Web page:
Some experimentation and rebellion is normal. But would you know if your teenager was going down the wrong path?
Partying, staying up all night, experimenting with drink and possibly even drugs, answering back to parents… It’s all normal teenage behaviour, isn’t it?
We can all remember being that age — the frustration of wanting our independence, yearning to be different from our parents, trying out new things and taking risks.
But at what point does this behaviour become worrying? When is it a problem?
Over the years, studies have shown that teenage criminal behaviour typically starts at around the age of 13, and peaks when people are 17. In most cases it disappears completely after that, as older teenagers realise they must take responsibility for their actions.
Is risk-taking in teens’ DNA?
Clinical psychologist and author of The Supermum Myth, Doctor Rachel Andrew, says: ‘We expect most teenagers to show more risky behaviour and they’re more likely to come into conflict with their parents, teachers and other figures of authority.
‘This differs from teens who’ve had lifelong risk factors and who are more likely to end up in the criminal-justice system. But for most teenagers, it’s normal to engage in more risky behaviour.’
This might include trying alcohol, cigarettes or vaping, or even drugs.
Dr Andrew says this is because teens’ attitudes shift, and they begin to value their peer group’s opinions more than their parents’.
She adds: ‘A sense of survival kicks in, and teens evaluate the risk that they are engaging in within their peer group in a different way to adults. For example, a teenager offered a cigarette by friends would find it more risky to be a social outcast than thinking about the health implications of smoking.’
Who their peers are can make a huge differences to many teenagers’ lives, says Dr Andrew.
‘If your child is hanging out with positive peers, encourage this as much as you can,’ she says. ‘Likewise, if you find your child is with a negative peer group — although this can be hard to challenge — it’s worth talking to them about it.’
Is a bit of risk-taking and rebellion healthy?
It’s not all bad, says Dr Andrew.
‘Teenagers who engage in risks such as drinking, smoking or trying drugs are testing the boundaries and enjoying the moment,’ she says. ‘They want to be spontaneous and not rely on what parents or authority tell them about these risks. They want to try for themselves and challenge the status quo.
‘This is a key time for parents to renegotiate what is acceptable and what isn’t.’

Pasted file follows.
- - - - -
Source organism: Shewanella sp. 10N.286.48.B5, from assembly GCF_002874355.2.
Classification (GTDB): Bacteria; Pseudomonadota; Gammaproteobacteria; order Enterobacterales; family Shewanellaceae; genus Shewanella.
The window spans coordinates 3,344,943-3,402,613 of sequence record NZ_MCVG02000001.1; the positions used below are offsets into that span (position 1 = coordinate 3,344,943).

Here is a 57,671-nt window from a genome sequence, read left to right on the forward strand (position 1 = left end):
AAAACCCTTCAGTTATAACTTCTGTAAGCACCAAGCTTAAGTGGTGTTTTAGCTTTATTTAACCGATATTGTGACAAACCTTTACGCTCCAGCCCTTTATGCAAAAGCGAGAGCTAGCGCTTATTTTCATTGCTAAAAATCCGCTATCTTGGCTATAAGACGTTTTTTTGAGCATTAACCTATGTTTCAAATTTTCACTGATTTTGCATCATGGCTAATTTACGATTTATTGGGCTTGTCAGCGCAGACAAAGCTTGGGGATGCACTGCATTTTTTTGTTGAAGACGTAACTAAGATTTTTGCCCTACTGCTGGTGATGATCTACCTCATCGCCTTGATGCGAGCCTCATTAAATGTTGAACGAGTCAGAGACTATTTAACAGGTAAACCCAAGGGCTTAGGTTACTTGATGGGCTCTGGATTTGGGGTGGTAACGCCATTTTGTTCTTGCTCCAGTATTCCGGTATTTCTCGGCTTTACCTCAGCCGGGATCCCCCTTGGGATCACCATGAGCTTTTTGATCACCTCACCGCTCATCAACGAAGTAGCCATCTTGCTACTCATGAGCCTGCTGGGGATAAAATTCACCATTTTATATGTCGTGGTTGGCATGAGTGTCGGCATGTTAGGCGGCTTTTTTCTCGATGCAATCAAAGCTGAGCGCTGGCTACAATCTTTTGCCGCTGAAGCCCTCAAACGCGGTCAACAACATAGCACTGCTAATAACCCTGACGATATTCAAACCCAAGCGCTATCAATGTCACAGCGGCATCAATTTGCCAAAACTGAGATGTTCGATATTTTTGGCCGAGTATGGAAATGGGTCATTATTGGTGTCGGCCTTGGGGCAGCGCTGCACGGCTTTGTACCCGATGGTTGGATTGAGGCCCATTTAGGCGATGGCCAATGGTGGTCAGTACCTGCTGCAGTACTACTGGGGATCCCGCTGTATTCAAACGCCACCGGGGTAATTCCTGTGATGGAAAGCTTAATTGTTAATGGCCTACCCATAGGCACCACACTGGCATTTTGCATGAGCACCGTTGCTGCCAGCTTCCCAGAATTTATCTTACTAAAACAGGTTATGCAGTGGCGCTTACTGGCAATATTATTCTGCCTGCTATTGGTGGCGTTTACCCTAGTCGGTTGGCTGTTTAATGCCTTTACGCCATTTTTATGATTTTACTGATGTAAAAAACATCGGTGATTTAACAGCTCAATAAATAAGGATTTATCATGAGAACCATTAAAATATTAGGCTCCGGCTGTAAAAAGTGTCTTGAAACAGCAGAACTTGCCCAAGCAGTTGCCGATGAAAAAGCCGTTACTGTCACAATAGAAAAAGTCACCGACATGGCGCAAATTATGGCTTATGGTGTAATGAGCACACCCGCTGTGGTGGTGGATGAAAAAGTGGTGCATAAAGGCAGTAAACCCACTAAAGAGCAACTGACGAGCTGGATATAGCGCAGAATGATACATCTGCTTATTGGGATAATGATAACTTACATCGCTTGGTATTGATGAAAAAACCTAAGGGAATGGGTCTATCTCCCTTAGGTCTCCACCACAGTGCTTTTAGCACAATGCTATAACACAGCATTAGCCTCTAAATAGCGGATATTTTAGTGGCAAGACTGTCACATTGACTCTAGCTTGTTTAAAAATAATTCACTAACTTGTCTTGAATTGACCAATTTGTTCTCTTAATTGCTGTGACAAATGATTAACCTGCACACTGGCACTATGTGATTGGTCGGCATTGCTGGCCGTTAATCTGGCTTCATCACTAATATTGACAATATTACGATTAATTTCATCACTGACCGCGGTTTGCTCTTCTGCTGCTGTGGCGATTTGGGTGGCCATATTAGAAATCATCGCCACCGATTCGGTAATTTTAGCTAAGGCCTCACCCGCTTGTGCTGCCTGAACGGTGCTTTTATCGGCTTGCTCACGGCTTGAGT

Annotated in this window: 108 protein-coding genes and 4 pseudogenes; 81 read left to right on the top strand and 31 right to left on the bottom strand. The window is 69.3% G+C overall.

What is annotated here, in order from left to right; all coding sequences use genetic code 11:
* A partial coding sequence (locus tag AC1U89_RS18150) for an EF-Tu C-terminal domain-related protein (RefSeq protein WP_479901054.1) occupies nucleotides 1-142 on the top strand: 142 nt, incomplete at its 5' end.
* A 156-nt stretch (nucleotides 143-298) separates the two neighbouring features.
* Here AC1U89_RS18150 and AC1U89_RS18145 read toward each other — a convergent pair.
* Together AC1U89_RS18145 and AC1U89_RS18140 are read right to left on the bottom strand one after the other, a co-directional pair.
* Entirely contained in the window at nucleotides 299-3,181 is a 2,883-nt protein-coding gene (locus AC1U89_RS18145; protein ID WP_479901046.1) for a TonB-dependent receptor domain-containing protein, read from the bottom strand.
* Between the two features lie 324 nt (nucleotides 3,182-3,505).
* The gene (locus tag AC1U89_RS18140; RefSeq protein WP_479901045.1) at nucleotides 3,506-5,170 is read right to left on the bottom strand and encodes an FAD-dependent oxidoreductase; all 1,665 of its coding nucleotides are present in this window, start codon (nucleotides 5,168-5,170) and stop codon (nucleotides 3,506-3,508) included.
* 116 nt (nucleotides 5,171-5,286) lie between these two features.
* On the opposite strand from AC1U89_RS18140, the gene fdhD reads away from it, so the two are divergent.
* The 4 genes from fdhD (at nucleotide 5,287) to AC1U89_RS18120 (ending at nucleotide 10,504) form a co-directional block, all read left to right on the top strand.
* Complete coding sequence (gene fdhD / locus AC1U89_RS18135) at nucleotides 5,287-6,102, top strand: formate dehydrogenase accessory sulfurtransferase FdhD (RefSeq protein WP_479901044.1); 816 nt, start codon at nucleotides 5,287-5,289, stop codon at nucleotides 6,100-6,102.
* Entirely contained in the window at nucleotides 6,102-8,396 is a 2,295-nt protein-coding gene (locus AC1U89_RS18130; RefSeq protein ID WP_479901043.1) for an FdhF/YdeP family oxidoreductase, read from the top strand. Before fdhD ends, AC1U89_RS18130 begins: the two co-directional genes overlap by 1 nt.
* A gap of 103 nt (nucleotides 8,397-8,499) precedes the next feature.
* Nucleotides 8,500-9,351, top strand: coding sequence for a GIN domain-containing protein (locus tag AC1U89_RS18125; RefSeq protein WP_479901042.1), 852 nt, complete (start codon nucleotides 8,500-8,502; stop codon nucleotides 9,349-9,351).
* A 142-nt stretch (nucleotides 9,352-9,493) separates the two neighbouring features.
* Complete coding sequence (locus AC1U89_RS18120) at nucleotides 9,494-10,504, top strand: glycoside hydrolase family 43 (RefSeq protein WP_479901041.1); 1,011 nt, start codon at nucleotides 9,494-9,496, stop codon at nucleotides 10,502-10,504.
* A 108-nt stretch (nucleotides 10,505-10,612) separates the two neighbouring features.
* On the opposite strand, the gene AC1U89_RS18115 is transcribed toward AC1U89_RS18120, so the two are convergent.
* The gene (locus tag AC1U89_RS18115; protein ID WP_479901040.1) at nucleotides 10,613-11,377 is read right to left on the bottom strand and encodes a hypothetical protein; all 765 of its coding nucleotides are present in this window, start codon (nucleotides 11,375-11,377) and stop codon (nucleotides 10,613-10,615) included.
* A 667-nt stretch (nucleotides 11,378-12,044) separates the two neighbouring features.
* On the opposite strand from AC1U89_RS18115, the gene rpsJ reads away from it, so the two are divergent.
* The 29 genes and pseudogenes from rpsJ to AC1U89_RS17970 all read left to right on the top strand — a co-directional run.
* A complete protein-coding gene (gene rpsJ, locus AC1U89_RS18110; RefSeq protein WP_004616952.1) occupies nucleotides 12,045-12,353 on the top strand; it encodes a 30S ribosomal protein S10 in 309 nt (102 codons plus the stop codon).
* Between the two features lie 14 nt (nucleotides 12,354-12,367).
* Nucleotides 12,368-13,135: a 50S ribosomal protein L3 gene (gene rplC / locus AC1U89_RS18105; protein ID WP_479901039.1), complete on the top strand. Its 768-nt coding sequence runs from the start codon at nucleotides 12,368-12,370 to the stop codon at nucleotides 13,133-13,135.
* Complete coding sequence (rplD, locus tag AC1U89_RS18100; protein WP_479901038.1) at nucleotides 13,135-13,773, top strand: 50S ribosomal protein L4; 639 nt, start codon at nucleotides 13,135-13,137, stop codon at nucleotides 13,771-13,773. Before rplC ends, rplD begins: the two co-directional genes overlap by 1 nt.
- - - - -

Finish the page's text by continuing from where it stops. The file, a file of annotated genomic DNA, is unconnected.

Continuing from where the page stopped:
What can you do if you are worried your child is going off the rails?
Dr Andrew says: ‘It’s important to talk and negotiate rather than going in too hard or being too strict. Often if you do so, your teenager will defy you even more. Or they might stop confiding in you altogether. As your child changes you need to rethink your parenting style.’
If you are worried about your teen and they are no longer confiding in you, there are some signs to look out for.
Signs to look out for
Dr Andrew says: ‘If your child is suddenly isolating himself from you and his friends, or if there’s a dramatic change in their mood or sleeping patterns, these can be signs of drug-taking or alcohol misuse. The trouble is, these can also simply be signs of adolescence.
‘Parents need to trust their own instincts about what is “normal” for their child and trust their intuition.’
The good news, though, is that most teenagers come out the other side.
‘There will be an end to it,’ Dr Andrew says. ‘There are positives to your teenager going through these changes — they learn to think for themselves, stand up for themselves and be independent adults. Most minor risky behaviour won’t cause them any long-term difficulties.’
What to do if your teenager is rebelling
• Assess your parenting style
If you’re usually authoritarian, this might not work with a teenager.
Keep communication open so your teen knows they can confide in you if they need to.
Draw up an agreement together of what is and isn’t acceptable behaviour.
• Check out their peers
Encourage positive, healthy friendships, and try to discuss negative peer groups with your teen.
• Remember you were a teen once
Many of us can remember challenging authority when we were teenagers!
• It will pass
Your child will ‘come back’ to you — hopefully as an independent young adult who can think for themselves.